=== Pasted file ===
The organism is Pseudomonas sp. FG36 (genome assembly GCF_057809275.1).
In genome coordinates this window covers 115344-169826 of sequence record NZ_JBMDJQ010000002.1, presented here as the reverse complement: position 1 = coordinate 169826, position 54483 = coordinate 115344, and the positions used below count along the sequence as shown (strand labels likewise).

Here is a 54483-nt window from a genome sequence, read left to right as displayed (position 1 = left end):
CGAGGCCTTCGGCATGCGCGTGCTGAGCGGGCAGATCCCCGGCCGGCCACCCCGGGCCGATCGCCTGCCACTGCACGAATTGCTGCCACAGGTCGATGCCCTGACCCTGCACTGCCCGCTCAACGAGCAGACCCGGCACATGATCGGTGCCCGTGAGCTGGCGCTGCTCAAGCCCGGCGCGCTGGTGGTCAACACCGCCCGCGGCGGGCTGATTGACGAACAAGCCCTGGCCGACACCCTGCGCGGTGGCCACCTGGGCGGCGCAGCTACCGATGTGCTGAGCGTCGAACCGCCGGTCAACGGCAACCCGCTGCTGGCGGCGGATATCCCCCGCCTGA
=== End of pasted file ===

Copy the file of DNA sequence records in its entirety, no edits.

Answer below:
The organism is Pseudomonas sp. FG36 (genome assembly GCF_057809275.1).
In genome coordinates this window covers 115344-169826 of sequence record NZ_JBMDJQ010000002.1, presented here as the reverse complement: position 1 = coordinate 169826, position 54483 = coordinate 115344, and the positions used below count along the sequence as shown (strand labels likewise).

Here is a 54483-nt window from a genome sequence, read left to right as displayed (position 1 = left end):
CGAGGCCTTCGGCATGCGCGTGCTGAGCGGGCAGATCCCCGGCCGGCCACCCCGGGCCGATCGCCTGCCACTGCACGAATTGCTGCCACAGGTCGATGCCCTGACCCTGCACTGCCCGCTCAACGAGCAGACCCGGCACATGATCGGTGCCCGTGAGCTGGCGCTGCTCAAGCCCGGCGCGCTGGTGGTCAACACCGCCCGCGGCGGGCTGATTGACGAACAAGCCCTGGCCGACACCCTGCGCGGTGGCCACCTGGGCGGCGCAGCTACCGATGTGCTGAGCGTCGAACCGCCGGTCAACGGCAACCCGCTGCTGGCGGCGGATATCCCCCGCCTGA